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Blinken to Focus on Ukraine, Rising Tensions in Balkans at NATO Meeting

Secretary of State Antony Blinken is turning his attention to Ukraine, NATO and the Western Balkans after weeks of intense focus on Israel’s war against Hamas in Gaza.

Blinken has spent much of the last month-and-a-half deeply engaged on the Gaza crisis, making two trips to the Middle East. Now, amid signs that a cease-fire agreement between Israel and Hamas due to expire on Monday may be extended, Blinken is departing for Brussels for a NATO foreign ministers meeting.

In Brussels, the alliance will reaffirm its support for Ukraine’s defense against Russia’s invasion, explore ways of easing tensions between Kosovo and Serbia and look at preparations for NATO’s 75th anniversary next year.

The two-day session on Tuesday and Wednesday will include the first foreign minister-level meeting of the NATO-Ukraine Council, a body created by alliance leaders at their last summit to improve cooperation and coordination and help prepare Kyiv for eventual membership.

“Allies will continue to support Ukraine’s self-defense until Russia stops its war of aggression,” said Jim O’Brien, the top U.S. diplomat for Europe.

In a call with reporters on Monday, O’Brien said Blinken may travel to Skopje, North Macedonia, after Brussels for a meeting of the Organization for Security and Cooperation in Europe.

Russian Foreign Minister Sergey Lavrov has said he plans to attend the OSCE meeting, possibly setting the stage for a U.S.-Russia confrontation over Ukraine.

The NATO meeting in Brussels will also address the situation in the Western Balkans where there are calls for NATO to increase its military presence amid concerns that hostility between Serbia and Kosovo could escalate to outright conflict.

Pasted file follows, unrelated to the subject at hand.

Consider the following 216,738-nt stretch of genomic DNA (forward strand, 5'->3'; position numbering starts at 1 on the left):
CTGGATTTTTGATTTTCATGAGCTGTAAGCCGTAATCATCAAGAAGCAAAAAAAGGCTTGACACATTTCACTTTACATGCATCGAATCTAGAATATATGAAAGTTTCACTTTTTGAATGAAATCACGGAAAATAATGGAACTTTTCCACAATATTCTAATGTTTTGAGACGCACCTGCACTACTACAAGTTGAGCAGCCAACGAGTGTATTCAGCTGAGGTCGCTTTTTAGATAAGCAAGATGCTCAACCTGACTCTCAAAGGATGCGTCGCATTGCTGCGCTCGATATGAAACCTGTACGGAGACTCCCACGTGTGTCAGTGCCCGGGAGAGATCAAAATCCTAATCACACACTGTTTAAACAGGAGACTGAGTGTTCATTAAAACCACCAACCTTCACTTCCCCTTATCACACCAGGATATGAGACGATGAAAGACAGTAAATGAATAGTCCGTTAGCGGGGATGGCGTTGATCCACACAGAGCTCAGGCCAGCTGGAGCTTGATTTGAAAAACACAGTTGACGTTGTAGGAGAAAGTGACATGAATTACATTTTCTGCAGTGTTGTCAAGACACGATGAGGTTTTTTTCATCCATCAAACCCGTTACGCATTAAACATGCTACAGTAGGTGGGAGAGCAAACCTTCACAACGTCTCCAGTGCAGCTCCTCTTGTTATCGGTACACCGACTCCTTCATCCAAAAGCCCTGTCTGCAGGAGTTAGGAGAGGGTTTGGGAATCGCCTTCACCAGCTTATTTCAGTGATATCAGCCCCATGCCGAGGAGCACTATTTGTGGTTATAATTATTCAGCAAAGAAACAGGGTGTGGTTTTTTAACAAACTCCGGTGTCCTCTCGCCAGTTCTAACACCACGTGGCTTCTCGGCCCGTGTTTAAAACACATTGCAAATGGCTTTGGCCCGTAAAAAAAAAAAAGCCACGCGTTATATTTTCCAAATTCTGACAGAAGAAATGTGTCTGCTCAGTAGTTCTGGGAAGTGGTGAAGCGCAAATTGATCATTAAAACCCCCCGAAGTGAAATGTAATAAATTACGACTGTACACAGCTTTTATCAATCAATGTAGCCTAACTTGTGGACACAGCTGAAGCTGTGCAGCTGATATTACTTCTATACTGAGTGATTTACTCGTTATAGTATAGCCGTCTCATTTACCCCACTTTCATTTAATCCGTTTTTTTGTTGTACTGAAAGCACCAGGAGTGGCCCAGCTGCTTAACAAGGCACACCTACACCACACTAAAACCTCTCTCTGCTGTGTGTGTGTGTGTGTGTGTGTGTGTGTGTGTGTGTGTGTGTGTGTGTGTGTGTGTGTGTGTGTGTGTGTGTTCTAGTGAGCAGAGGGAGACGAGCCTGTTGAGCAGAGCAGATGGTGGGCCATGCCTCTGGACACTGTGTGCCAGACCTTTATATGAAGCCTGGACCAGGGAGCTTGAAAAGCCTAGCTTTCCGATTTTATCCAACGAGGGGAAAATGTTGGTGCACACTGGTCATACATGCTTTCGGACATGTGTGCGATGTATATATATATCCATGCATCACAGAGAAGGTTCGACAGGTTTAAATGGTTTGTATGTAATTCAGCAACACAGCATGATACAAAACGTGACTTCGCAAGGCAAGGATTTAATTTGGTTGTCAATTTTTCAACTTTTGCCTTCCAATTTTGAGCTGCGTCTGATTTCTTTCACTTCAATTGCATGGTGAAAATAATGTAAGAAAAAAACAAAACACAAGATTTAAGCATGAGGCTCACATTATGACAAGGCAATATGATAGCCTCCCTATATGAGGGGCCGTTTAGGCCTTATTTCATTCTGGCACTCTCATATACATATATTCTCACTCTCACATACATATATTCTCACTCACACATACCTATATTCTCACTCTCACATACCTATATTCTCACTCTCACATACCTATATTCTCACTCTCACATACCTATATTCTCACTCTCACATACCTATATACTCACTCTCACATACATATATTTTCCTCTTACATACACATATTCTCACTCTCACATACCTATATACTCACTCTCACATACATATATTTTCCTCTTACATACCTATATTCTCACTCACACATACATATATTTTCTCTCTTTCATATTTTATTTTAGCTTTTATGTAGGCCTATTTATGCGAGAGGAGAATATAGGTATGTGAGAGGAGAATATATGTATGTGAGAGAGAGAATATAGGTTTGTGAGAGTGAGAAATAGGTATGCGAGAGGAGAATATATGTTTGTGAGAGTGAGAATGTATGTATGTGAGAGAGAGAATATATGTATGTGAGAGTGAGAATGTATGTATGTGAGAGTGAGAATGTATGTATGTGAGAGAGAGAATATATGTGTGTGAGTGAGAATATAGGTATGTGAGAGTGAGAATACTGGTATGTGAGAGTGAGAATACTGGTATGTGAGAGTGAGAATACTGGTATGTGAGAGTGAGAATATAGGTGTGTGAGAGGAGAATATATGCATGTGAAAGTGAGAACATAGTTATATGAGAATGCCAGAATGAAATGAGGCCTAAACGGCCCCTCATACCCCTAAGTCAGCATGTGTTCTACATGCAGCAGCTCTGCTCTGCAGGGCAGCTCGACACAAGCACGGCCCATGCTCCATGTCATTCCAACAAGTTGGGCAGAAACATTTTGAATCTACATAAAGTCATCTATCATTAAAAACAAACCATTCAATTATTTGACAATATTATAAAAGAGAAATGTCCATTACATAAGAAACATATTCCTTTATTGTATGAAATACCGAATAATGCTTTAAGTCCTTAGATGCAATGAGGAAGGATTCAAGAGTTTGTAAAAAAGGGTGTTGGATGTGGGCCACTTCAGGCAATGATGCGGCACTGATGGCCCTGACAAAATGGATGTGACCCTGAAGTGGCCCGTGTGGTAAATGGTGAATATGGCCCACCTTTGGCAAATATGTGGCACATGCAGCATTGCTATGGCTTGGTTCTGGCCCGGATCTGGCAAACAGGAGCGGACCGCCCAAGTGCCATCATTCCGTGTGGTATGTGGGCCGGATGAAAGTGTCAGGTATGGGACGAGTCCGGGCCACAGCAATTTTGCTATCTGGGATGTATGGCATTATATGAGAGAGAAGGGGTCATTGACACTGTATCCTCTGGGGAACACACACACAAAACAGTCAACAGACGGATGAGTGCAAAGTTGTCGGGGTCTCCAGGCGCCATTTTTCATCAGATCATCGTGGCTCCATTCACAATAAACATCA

Violence between the two has broken out twice in recent months, and Western countries fear that Russia could try to foment trouble in the Balkans to avert attention from the war in Ukraine.

Last week, Albania’s prime minister urged NATO to further boost its military forces in Kosovo and secure the country’s borders with Serbia, warning that recent ethnic violence in Kosovo could potentially trigger a wider Balkan conflict. NATO has already strengthened its military presence in Kosovo — established after the 1999 bombing campaign against Serbia — with about 1,000 additional troops and heavier weaponry, bringing its deployment there to about 4,500 troops.

Blinken will underscore U.S. and NATO support for democracy and regional stability in the region, including a commitment to back all countries’ aspirations to join the European Union, O’Brien said.

Serbia doesn’t recognize Kosovo’s formal declaration of independence in 2008. Both countries want to join the European Union, which is mediating a dialogue between the former foes. Brussels has warned both that refusal to compromise jeopardizes their chances of joining the bloc.

In addition to Ukraine and the Western Balkans, the ministers will also discuss plans for the alliance’s 75th anniversary summit to be held in Washington in July 2024 at which allies will celebrate NATO’s founding and highlight what leaders call the most successful military alliance in history.

Source : PBS